Too often, solutions are designed for youth, without involving youth. This happens across development projects, including in private sector-led initiatives, such as those funded by the Challenge Fund for Youth Employment (CFYE). Programmes end up with solutions based merely on assumptions about what youth want. This is a risky approach. It can even negatively affect a company’s profits and growth, with major investments in training going to waste through high youth employee turnover rates (Carnevale et al, 2015).
Increasingly, our sector is realising the importance of youth engagement, empowerment and resilience, and taking active steps to include and amplify youth voices. The most ambitious are even striving to ‘shift the balance of power’, giving youth the space to be their own agents of change (Development Alternative, 2019). Take the recent Youth@Heart virtual forum, organized by the Dutch Ministry of Foreign Affairs, for example. The conference brought together a hive-mind of practitioners, businesses, donors, and most importantly, young people, to brainstorm ideas and solutions for improving youth prospects across Africa and the Middle East.
We all agreed that listening to the real ambitions of young people is critical to making progress. But the conference inspired us to dig deeper and ask ourselves how we can turn words into actions. How can we really put youth at the heart of youth employment programming?
CFYE believes that businesses need to prioritise a youth-centric focus for youth employment creation to be successful and sustainable.
This means, first and foremost, identifying youth aspirations for employment, and the main barriers they face in achieving them. Once known, these considerations should be integrated into the design of a company’s business case. CFYE is not only interested in understanding what youth’s barriers to employment are: we want to see how an intervention addresses some of these barriers and aligns with young people’s stated aspirations.
Yet as a Fund, we realised that despite believing wholeheartedly in the principles of youth inclusion and empowerment, we were not engaging youth meaningfully enough in our own Challenge Formulation processes. We needed to critically review our approach to youth engagement at scoping stage.
Our internal stock-take revealed that we needed to make changes at three levels:
- Rethink the purpose and the potential of the youth engagement sessions
- Adapt our methodology to reflect this thinking
- Define new entry points to test youth engagement strategies, examine evidence, and scale the model if proven to work
Eight main lessons we have learnt so far
- Youth want to contribute to programs/projects that are designed for them, they want to partner in the process of development;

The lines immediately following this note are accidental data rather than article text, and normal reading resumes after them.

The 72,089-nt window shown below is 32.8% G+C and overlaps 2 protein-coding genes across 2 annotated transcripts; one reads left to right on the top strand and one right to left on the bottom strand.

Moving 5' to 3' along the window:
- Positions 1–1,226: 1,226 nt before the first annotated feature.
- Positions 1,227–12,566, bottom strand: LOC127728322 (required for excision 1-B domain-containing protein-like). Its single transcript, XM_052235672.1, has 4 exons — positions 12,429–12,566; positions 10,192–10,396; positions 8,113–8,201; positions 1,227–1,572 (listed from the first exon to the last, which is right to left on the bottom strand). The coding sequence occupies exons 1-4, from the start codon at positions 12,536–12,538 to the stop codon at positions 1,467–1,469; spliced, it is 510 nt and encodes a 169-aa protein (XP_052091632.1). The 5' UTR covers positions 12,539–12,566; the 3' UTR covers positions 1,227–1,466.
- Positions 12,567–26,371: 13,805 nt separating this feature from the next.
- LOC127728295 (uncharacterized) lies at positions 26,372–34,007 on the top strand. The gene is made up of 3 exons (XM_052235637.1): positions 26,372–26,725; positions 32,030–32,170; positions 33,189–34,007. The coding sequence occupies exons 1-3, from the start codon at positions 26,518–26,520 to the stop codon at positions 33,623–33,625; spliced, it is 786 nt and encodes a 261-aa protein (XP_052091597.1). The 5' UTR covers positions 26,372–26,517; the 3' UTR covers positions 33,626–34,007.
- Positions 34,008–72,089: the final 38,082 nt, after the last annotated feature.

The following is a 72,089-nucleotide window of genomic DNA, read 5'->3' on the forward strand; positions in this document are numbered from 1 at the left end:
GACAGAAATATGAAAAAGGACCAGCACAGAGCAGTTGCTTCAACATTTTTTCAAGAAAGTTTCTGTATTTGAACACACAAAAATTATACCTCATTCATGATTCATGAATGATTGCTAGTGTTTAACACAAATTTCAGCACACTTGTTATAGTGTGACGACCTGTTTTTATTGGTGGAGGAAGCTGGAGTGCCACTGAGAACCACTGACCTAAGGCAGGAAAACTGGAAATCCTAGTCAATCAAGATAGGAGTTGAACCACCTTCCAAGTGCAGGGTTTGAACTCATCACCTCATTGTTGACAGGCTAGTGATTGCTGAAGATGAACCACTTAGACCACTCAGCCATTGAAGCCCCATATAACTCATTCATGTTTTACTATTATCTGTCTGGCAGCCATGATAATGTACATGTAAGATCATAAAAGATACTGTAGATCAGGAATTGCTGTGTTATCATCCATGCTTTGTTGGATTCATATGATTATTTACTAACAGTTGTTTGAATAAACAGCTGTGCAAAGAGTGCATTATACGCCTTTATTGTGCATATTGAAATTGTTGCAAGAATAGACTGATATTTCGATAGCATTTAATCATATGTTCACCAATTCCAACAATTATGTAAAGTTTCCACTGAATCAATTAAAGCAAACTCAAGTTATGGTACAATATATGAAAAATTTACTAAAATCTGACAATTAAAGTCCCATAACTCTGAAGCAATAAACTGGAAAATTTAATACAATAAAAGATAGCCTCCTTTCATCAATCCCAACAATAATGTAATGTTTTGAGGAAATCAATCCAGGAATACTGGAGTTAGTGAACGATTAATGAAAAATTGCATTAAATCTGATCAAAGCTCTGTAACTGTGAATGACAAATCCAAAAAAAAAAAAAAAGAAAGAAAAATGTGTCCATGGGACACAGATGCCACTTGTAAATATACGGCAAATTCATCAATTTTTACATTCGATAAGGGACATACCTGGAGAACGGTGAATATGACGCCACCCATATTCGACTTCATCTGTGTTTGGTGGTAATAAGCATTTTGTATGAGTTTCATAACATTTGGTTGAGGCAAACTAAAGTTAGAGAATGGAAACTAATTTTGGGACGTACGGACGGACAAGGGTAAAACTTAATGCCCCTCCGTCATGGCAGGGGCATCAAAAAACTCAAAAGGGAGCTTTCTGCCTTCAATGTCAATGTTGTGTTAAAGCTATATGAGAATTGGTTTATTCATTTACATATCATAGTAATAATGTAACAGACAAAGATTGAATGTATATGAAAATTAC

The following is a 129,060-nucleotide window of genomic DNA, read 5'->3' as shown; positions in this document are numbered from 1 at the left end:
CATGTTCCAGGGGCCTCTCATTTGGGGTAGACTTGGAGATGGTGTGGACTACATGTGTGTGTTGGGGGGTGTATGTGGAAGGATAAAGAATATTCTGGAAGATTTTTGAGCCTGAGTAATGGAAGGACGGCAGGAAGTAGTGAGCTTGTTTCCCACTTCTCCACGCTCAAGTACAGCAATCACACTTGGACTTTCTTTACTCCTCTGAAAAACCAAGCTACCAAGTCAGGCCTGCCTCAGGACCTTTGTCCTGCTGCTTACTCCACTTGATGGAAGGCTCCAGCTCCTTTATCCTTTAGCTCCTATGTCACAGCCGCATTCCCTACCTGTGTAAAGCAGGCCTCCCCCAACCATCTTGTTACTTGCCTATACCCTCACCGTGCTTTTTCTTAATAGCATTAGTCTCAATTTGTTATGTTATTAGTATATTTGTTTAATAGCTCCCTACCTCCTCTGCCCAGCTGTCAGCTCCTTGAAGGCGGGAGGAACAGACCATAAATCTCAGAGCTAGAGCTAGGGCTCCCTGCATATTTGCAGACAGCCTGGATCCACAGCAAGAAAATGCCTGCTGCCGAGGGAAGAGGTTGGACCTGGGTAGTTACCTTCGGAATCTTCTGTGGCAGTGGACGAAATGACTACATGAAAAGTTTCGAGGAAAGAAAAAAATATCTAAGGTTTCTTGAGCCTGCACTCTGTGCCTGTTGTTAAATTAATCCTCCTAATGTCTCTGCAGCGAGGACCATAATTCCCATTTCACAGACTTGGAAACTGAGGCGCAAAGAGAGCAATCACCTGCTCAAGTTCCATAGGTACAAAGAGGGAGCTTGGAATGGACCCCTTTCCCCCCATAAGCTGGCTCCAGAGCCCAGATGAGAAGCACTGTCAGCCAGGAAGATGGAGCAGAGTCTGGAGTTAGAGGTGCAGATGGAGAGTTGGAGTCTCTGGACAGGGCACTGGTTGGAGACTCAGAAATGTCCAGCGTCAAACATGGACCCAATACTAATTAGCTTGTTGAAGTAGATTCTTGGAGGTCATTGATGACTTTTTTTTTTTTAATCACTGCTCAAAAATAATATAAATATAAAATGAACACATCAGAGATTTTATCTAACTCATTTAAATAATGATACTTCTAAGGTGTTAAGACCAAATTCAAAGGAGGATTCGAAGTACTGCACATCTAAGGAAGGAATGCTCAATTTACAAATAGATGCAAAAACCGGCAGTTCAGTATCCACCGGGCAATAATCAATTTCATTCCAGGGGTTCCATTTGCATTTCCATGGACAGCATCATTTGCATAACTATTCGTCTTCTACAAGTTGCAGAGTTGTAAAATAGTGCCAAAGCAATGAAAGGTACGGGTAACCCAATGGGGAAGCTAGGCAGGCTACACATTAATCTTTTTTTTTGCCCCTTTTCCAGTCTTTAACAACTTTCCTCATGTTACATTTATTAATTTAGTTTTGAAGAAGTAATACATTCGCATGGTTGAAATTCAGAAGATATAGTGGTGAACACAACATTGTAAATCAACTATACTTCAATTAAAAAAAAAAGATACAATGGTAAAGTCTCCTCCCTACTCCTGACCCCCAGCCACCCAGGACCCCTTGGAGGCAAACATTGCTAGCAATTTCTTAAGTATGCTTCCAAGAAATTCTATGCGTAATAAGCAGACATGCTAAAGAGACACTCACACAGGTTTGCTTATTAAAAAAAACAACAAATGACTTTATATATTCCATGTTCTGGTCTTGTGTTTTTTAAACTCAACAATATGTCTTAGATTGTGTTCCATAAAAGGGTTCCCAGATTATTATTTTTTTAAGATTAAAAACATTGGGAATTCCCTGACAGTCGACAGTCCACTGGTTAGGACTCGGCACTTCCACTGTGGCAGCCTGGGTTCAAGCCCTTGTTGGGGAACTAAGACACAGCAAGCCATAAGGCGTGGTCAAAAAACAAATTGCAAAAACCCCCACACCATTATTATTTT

- It is important the process involving youth is purposeful, that the objective of the engagement is clear and that the sessions are held in a safe space in which all youth feel welcome and included;
- Involving youth in the design process creates ownership and contributes to their personal development;
- Storytelling by youth is not only important for shaping our Calls for Solutions but also helps to bring people together. More specifically: youth can connect by sharing their aspirations, dreams, stories. It also makes people feel less alone, especially in times of COVID-19 when many youths feel disconnected;
- Although it takes more time and effort, ensuring that diverse groups of youth are consulted strengthens the content of the research;
- Youth themselves can play a key role in reaching their peers through existing networks and by using social media;
- Increasing the level of youth engagement/ownership from consulted and informed to youth initiated and directed is a process that requires a learning attitude of constant reflection and looking for improvements. It is also a process of incremental innovation;
- Companies are very open to discussing possible solutions with young employees in the concept note stage (once their attention has been raised to the benefits of this approach).
1. Rethinking purpose and potential
Looking back on our first three problem identification studies in Uganda, Egypt and Nigeria, we realised our role went further than simply extracting information from youth panels. Defining and building youth aspirations is a process that can provide learning opportunities not just for us as the funder, but for young people too.
In our youth sessions, we often heard from young people setting career ambitions that were either too high or too low –, meaning unrealistic for the labour market, or overly cautious, the latter particularly true of young women. This reflects a pattern detected in the literature on youth aspirations, which shows that young people’s immediate socio-economic environment largely determines what they believe to be acceptable and achievable. For poor young people in particular, this can lead to a ‘failure of aspirations’, meaning they do not develop actionable aspirations that would lift them out of their current standard of living (See Appadurai, 2004; Ray, 2002; Serneels and Dercon, 2014; Boateng and Lowe, 2018).